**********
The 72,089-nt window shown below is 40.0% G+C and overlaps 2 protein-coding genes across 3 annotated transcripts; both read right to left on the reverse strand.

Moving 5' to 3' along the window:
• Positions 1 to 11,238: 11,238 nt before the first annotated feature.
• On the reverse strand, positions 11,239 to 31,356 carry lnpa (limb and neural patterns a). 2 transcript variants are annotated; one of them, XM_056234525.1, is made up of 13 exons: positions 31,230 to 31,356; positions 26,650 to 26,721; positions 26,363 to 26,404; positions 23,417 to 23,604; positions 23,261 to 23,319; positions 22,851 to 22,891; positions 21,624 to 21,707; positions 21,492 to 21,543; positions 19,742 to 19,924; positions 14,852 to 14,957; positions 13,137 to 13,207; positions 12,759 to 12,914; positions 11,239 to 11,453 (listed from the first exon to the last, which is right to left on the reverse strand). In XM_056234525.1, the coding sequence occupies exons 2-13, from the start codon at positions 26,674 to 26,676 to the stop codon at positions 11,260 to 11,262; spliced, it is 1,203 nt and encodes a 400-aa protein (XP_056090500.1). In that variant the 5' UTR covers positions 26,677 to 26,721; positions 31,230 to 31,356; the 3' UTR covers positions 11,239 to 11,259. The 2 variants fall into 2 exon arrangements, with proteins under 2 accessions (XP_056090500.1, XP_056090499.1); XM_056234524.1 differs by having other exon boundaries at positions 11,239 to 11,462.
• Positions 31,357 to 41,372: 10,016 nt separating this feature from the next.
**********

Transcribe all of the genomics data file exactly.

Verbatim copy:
The 72,089-nt window shown below is 40.0% G+C and overlaps 2 protein-coding genes across 3 annotated transcripts; both read right to left on the reverse strand.

Moving 5' to 3' along the window:
• Positions 1 to 11,238: 11,238 nt before the first annotated feature.
• On the reverse strand, positions 11,239 to 31,356 carry lnpa (limb and neural patterns a). 2 transcript variants are annotated; one of them, XM_056234525.1, is made up of 13 exons: positions 31,230 to 31,356; positions 26,650 to 26,721; positions 26,363 to 26,404; positions 23,417 to 23,604; positions 23,261 to 23,319; positions 22,851 to 22,891; positions 21,624 to 21,707; positions 21,492 to 21,543; positions 19,742 to 19,924; positions 14,852 to 14,957; positions 13,137 to 13,207; positions 12,759 to 12,914; positions 11,239 to 11,453 (listed from the first exon to the last, which is right to left on the reverse strand). In XM_056234525.1, the coding sequence occupies exons 2-13, from the start codon at positions 26,674 to 26,676 to the stop codon at positions 11,260 to 11,262; spliced, it is 1,203 nt and encodes a 400-aa protein (XP_056090500.1). In that variant the 5' UTR covers positions 26,677 to 26,721; positions 31,230 to 31,356; the 3' UTR covers positions 11,239 to 11,259. The 2 variants fall into 2 exon arrangements, with proteins under 2 accessions (XP_056090500.1, XP_056090499.1); XM_056234524.1 differs by having other exon boundaries at positions 11,239 to 11,462.
• Positions 31,357 to 41,372: 10,016 nt separating this feature from the next.